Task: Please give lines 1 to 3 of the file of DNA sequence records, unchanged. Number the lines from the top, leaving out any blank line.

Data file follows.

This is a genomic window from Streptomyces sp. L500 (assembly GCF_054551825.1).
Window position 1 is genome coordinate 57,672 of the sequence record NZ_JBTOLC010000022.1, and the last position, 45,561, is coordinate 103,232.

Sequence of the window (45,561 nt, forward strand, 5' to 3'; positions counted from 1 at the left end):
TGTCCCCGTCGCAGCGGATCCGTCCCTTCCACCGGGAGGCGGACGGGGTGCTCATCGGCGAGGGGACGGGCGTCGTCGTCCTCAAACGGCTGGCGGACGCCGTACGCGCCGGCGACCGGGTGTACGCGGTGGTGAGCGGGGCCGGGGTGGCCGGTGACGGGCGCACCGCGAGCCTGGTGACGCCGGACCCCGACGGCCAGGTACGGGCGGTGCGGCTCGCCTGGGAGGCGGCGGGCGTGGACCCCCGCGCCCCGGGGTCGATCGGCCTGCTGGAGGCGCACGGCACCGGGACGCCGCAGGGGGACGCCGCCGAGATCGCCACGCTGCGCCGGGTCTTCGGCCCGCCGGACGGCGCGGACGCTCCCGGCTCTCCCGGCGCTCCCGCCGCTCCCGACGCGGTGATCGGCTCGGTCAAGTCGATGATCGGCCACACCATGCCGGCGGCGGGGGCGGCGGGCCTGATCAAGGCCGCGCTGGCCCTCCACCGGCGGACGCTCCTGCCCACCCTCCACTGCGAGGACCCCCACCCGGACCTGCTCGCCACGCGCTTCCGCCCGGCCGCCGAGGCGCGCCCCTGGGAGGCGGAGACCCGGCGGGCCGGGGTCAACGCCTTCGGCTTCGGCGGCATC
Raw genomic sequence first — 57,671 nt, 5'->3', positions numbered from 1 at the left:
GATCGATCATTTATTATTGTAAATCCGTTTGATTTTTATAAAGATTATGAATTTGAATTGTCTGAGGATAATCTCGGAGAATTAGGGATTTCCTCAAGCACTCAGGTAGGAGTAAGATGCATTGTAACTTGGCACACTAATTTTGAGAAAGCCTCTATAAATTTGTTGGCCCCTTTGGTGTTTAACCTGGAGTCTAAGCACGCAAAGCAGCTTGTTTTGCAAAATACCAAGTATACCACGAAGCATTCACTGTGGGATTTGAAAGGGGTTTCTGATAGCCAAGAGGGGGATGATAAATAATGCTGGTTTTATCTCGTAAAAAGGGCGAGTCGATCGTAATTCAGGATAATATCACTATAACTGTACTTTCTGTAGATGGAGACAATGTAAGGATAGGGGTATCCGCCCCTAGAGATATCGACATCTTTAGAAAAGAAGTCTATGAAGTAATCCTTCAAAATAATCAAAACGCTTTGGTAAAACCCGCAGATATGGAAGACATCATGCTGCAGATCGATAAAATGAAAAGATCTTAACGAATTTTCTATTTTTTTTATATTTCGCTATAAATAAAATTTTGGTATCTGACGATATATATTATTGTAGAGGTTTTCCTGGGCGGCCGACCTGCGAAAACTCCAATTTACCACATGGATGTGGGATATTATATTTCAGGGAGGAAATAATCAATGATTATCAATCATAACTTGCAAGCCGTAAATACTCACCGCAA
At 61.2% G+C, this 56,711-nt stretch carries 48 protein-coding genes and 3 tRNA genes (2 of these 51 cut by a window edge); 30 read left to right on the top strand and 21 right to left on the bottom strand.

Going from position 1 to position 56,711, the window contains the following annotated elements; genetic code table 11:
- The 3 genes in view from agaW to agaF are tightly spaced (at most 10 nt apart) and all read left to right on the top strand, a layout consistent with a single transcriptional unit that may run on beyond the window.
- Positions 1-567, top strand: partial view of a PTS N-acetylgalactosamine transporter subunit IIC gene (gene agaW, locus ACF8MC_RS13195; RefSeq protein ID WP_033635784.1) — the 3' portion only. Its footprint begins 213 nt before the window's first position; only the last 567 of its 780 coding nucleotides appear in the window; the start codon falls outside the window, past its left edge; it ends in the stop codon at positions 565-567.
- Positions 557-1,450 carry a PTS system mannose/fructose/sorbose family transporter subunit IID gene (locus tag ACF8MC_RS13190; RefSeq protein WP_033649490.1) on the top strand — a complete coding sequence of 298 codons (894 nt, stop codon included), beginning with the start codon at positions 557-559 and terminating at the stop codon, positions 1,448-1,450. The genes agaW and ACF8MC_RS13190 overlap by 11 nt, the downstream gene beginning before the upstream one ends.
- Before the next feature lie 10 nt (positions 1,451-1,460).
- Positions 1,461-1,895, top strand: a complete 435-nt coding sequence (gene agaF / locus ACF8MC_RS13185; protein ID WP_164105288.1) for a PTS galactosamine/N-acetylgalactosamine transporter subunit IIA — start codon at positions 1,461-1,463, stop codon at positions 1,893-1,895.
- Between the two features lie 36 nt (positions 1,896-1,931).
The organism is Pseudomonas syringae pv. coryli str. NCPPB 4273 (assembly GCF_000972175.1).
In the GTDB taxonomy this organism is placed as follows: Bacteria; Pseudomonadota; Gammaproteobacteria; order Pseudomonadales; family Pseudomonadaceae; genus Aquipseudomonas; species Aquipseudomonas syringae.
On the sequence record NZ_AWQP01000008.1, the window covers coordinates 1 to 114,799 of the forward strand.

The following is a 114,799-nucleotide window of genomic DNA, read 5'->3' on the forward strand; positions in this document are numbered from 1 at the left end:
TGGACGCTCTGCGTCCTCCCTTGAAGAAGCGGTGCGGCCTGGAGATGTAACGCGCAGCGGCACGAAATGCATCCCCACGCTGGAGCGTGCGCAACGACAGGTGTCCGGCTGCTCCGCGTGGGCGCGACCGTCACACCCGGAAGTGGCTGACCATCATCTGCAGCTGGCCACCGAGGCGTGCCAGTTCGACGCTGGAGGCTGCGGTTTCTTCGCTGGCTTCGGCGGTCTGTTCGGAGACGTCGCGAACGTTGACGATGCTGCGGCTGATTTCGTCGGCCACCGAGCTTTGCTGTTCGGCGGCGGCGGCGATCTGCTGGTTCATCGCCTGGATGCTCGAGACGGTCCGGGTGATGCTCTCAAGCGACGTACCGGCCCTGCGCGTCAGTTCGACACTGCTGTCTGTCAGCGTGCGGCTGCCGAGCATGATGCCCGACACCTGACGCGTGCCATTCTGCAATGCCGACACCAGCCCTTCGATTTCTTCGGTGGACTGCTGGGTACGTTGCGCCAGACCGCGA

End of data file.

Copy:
This is a genomic window from Streptomyces sp. L500 (assembly GCF_054551825.1).
Window position 1 is genome coordinate 57,672 of the sequence record NZ_JBTOLC010000022.1, and the last position, 45,561, is coordinate 103,232.

Sequence of the window (45,561 nt, forward strand, 5' to 3'; positions counted from 1 at the left end):